EDITOR’S NOTE: Updated at 11:15 p.m. EST on Nov. 29 (0415 GMT on Nov. 30) with SpaceX’s announcement of a 24-hour launch delay.
The Hakuto-R lander developed by the Japanese company ispace is enclosed inside the nose cone of a SpaceX Falcon 9 launcher at Cape Canaveral. Credit: SpaceX
A commercial moon craft developed by the Japanese company ispace is awaiting launch from Cape Canaveral before dawn Thursday on a SpaceX Falcon 9 rocket that will send it on a five-month trajectory culminating in a lunar landing attempt next year, an achievement that could make ispace the first private company to accomplish the feat.
The one-ton robotic Hakuto-R lander is set for liftoff from Cape Canaveral Space Force Station at 3:37 a.m. EST (0837 GMT) Thursday. SpaceX called off a launch attempt early Wednesday to allow time for “additional pre-flight checkouts.”
The Falcon 9 rocket will send the spacecraft on a course taking it a million miles from Earth, well beyond the moon, on a long-duration but fuel-efficient voyage before it slips into lunar orbit next April.
Once in orbit around the moon, ispace’s lander will fire its main engine to autonomously descend to the lunar surface, targeting a landing in the northern hemisphere of the moon’s nearside.
The moon lander mission is the culmination of 12 years of engineering development and fundraising, an effort that included starts, stops, and wholesale changes in scope.
The Google Lunar X Prize, the sweepstakes that offered a $20 million grand prize to the first privately-funded team to put a lander on the moon, was the original impetus for Takeshi Hakamada to establish the company that eventually became ispace. Hakamada’s group, called Hakuto, worked on designing a lunar rover to ride to the moon on another lander. But the Google Lunar X Prize shut down in 2018 without a winner, leading some of the teams to dissolve or struggle to find new purpose.
Hakamada redirected ispace’s efforts to design and develop its own moon lander, a reboot the firm calls Hakuto-R. Hakuto means “white rabbit” in Japanese.
“Since then, our mission shifted from only the Lunar X Prize to a broader transportation business,” Hakamada said in an interview with Spaceflight Now. “We are aiming to launch our first mission Nov. 30. This is going to be the first private mission to land on the moon, and we are going to bring payloads from the government side and also the private sector, too. This is going to be opening the door for future commercial cislunar industries.”
As of July, the company had secured $237 million in equity financing and bank loans to pay for the Hakuto-R lunar transportation program, although ispace has not disclosed the cost of the mission launching this week. The company says it “specializes in designing and building lunar landers and rovers.”
The goal of ispace is to “extend the sphere of human life into space and create a sustainable world by providing high-frequency, low-cost transportation services to the moon,” according to the company’s website.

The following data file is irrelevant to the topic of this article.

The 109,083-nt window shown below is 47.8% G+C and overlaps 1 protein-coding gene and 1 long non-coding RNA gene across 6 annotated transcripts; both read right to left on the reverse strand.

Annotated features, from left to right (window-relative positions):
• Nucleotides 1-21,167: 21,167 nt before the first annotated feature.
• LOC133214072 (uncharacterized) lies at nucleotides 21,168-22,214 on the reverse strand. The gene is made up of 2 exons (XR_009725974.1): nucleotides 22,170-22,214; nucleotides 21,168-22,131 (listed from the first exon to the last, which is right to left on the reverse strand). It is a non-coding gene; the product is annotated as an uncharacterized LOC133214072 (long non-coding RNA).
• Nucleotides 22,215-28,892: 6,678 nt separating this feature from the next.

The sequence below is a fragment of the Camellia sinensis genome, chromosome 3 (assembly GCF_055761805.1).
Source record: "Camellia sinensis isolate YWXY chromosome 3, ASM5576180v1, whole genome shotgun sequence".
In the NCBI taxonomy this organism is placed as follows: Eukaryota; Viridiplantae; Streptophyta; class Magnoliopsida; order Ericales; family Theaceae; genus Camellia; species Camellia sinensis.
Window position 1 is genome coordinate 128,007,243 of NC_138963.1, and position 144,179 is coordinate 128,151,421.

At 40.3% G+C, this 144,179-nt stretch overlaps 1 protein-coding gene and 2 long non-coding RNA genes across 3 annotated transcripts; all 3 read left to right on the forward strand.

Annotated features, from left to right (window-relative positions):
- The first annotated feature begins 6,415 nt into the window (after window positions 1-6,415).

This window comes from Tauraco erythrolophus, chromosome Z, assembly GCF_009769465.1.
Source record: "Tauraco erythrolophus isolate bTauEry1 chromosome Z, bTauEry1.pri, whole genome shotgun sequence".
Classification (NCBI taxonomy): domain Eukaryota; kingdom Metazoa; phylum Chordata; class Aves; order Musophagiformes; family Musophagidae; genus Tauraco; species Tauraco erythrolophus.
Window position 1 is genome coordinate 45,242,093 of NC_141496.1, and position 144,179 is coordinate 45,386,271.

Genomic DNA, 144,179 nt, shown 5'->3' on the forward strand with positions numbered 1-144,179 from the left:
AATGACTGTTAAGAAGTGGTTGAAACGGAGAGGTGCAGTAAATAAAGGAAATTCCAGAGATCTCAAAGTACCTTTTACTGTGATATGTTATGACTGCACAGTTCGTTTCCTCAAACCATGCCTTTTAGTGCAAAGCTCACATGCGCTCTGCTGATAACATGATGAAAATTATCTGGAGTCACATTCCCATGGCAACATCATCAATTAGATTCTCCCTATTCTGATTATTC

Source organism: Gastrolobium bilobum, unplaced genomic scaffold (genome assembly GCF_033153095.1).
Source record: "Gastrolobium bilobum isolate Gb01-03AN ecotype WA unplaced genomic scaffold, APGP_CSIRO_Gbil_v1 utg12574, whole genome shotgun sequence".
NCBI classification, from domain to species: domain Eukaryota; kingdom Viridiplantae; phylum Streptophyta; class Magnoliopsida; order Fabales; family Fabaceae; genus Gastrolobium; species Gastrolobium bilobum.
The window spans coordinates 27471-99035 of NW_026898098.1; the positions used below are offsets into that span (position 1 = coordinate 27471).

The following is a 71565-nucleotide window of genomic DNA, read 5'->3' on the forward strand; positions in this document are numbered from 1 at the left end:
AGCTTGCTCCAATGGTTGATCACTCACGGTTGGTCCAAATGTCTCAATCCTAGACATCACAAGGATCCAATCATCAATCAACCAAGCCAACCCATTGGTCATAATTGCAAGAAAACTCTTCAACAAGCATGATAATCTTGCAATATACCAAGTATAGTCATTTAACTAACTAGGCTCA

Artist’s illustration of ispace’s Hakuto-R lander on the moon Credit: ispace
The first Hakuto-R lander, which ispace calls Mission 1, will carry about 24 pounds (11 kilograms) of customer payloads to the moon’s surface, according to Hakamada. By far, the largest of the payloads is a rover from the United Arab Emirates developed by the Mohammed Bin Rashid Space Center. While the rover takes up most of the Hakuto-R lander’s payload capacity, it is still small in stature, measuring just 21 inches by 21 inches (53-by-53 centimeters).
The lander is also hauling an even smaller mobile robot developed by the Japan Aerospace Exploration Agency and the Japanese toy company Tomy. The so-called transformable lunar robot weighs just a half-pound (250 grams) and is some 3 inches (80 millimeters) wide before it deploys tiny wheels to roll across the lunar surface and collect data and imagery to aid in the design of a future pressurized rover to transport astronauts on the moon.
A payload from NGK Spark Plug, another Japanese company, will test the performance of solid-state batteries. The Hakuto-R landing craft also has payloads from three Canadian companies: Wide-angle cameras from Canadensys, an artificial intelligence flight computer from Mission Control Space Services, and a demonstration for NGC Aerospace’s crater-based autonomous navigation system.
First, ispace’s lander has to reach the moon. Government-led missions from the United States, the Soviet Union, and China have landed on the moon, but ispace is using a commercial business model.
“Our mission is privately funded,” Hakamada said. “However, we have some relationships with governments, like our payload from the UAE Space Agency and MBRSC, and we also have a JAXA payload as well. But even these payloads are commercial contracts, with no R&D funding from the government, so totally different than the past engagement with the government.”
Hakamada’s investors include Suzuki, Japan Airlines, the Development Bank of Japan, Konica Minolta, Dentsu, and numerous venture capital and equity funds.
Engineers from the Mohammed Bin Rashid Space Center in Dubai prepare to integrate the Rashid rover on ispace’s Hakuto-R lander. Credit: MBRSC
The fundraising allowed ispace to purchase parts for its Hakuto-R lander from suppliers around the world. The hydrazine-fueled propulsion system comes from ArianeGroup, which also helped ispace perform final assembly of the lander in Germany. Draper, a Massachusetts-based company, is providing guidance, navigation, and control software for the landing, a similar role Draper filled on NASA’s Apollo missions. The solar panels were supplied by Sierra Space.
“As our first mission, my strategy was to accelerate the speed to go to the market,” Hakamada said. “In order to do that, we recognized that becoming the systems integrator is key to accelerate the speed of development. If we develop each of the components, it takes time. There is technology for this, and the important point is how do you integrate the technology into one system with enough funding.”